Thomas A. Dingus, Justin M. Owens, Feng Guo, Youjia Fang, Miguel Perez, Julie McClafferty, Mindy Buchanan-King, Gregory M. Fitch. The prevalence of and crash risk associated with primarily cognitive secondary tasks. Safety Science, 2019; DOI: 10.1016/j.ssci.2019.01.005
I think the topic of your post is so important. I am guilty of being on my phone while driving and I think a lot of that comes with thinking that we are comfortable with our surroundings. When we drive the same roads everyday, we get comfortable and think that is more acceptable to pull out our phone and use it. I definitely agree that phones should be put away and never used in the car unless during emergencies. I think that another major issue besides texting is changing and choosing new music when you are driving. That is such a simple task but could take too much distraction and result in an accident. In the end, we are too comfortable.
I am so happy that you found my topic interesting. I agree, sometimes we think that we are so used to driving that it becomes automatic, but keeping your eyes off the road or hands off the wheel could in result a deadly accident regardless of how experienced you are at driving. Some people have just become so addicted to their phones that they don’t even look where they are walking which could also be dangerous for pedestrians. I think that if you have a constant habit of using your phone and has put your life in danger on the road or is interfering with your professional life (distraction from work/school), then you definitely need to find the support that could help you decrease the use of your phone.
I also found this article to be interesting. I wonder if this same effect of distraction could be associated with navigation applications such as Waze. I use Waze almost every time I drive since I am very bad with directions. I find myself looking at my phone frequently in order to check what directions are coming up next. I would be interested to see if that same distraction effect is present there when you have a navigation application open on your phone. Especially when you need to look at it in order to receive the directions. I am also aware that there is a voice function on this app and would be interested to see if that also has a negative effect on focus while driving.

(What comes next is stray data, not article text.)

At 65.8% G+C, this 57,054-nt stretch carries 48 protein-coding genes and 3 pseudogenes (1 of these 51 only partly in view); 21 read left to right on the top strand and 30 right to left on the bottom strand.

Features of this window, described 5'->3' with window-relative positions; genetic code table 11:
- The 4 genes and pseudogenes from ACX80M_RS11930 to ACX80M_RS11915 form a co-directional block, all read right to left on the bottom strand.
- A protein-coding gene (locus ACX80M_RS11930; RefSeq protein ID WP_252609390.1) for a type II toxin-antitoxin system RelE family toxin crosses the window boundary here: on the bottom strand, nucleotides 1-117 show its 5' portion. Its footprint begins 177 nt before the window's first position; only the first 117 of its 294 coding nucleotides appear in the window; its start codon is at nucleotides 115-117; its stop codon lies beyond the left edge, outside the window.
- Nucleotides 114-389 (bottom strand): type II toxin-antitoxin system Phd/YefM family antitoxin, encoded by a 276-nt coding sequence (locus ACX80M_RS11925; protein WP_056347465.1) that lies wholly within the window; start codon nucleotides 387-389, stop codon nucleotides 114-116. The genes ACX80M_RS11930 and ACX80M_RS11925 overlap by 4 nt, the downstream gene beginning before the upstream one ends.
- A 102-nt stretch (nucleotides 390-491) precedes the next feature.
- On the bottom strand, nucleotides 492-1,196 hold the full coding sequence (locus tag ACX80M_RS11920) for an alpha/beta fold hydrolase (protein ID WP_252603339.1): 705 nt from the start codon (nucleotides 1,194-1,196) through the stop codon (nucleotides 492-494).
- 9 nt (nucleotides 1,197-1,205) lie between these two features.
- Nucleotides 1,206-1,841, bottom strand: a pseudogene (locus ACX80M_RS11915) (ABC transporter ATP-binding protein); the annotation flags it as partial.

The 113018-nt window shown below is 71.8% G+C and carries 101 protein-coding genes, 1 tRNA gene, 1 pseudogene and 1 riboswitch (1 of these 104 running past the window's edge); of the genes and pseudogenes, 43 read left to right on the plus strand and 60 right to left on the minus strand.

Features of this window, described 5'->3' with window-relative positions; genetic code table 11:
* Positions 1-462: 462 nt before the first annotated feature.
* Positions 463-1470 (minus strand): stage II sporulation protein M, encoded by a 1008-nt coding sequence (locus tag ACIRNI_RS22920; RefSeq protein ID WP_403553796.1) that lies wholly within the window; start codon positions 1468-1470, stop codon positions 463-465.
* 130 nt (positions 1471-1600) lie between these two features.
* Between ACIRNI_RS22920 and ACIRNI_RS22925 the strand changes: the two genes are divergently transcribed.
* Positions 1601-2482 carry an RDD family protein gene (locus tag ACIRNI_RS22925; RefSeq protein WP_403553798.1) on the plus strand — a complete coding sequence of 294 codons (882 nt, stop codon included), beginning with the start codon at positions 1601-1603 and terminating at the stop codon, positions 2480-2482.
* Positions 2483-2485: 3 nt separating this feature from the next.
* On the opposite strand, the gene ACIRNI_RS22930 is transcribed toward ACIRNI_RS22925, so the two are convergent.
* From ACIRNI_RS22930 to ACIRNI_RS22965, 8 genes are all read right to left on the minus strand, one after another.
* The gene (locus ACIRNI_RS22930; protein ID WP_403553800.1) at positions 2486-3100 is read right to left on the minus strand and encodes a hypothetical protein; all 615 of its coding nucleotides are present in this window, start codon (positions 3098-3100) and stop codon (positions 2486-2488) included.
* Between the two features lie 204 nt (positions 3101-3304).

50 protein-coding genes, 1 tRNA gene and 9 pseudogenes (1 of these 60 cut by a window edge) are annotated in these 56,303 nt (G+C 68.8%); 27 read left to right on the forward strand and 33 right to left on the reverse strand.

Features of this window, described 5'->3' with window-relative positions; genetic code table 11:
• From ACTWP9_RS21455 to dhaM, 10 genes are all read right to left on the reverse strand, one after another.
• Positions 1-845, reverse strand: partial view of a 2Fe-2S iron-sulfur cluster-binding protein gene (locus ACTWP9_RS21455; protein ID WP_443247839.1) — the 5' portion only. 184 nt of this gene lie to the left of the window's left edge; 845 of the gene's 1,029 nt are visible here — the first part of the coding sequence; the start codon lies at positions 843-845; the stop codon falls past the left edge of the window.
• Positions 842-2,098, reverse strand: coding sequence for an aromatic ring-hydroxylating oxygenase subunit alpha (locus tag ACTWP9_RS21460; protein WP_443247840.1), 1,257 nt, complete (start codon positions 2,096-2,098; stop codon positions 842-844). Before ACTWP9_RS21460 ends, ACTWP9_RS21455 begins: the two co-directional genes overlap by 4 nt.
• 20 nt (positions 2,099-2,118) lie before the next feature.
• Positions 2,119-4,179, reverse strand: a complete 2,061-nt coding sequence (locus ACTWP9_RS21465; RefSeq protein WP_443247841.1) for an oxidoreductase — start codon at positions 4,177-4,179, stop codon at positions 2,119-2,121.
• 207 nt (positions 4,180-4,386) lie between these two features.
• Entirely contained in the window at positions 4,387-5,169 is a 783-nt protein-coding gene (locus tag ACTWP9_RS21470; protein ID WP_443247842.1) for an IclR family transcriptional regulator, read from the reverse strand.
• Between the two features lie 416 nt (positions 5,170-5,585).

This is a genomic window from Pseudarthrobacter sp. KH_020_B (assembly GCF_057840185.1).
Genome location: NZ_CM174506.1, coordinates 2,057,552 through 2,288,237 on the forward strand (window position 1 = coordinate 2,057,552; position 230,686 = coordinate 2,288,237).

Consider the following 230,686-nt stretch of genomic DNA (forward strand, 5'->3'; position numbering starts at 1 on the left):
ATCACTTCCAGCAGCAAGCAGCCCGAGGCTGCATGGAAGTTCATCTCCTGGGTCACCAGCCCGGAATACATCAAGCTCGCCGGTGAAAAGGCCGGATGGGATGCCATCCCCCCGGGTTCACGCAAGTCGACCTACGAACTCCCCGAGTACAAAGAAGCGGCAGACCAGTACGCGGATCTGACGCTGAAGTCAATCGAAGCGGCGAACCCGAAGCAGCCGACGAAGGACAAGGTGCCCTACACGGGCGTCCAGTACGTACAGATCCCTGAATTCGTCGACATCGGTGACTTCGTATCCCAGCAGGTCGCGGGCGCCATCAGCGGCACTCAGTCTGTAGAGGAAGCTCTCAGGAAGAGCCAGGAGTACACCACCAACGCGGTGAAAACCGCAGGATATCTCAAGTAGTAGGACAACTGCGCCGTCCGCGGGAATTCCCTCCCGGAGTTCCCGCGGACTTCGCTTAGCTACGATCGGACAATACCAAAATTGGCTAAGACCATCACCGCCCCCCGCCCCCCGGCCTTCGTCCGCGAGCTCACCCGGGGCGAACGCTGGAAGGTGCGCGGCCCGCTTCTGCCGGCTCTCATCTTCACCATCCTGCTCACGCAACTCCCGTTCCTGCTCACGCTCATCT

I am glad that you found my blog interesting. I am also bad with a sense of directions and I need to use my GPS for anything. It’s even useful to get to your destination on time in case of traffic. I would recommend using the voice function on the app or let a friend tell you where to go so your eyes are not being distracted. The research does apply because looking at the app interferes with visual-manual demands in driving.
There is definitely a sense of self-control that people must have in order to stay off their phone while they drive. Its very hard, but many people are too blinded by that addiction to even notice a problem with what they are doing. Multitasking is something that can be learned the more you drive, but as your attention becomes less and less on the road, you could end up reacting too late to a situation that was not even in your control (like someone pulling in front of you or stopping too abruptly). I try very hard not to look at my phone or talk when I drive, but sometimes it is necessary. I found that having a magnetic phone stand attached to the air vent next to my wheel, so if I need to look at directions or answer a call, I at least won’t have the phone in my hand or on my lap- so my attention still relatively stays directly in front of me.
I agree people are too blinded into realizing how addicted they really are toward using their cellphones and how that can affect them. In today’s society, it seems that we heavily rely on our cellphones for pretty much anything. We should practice on restraining ourselves to at least put the phone down while driving or walking. It is easier said than done, but making it a weekly challenge with some positive reinforcement form others could make a difference. It will help prevent you from getting into a car accident or hitting a pedestrian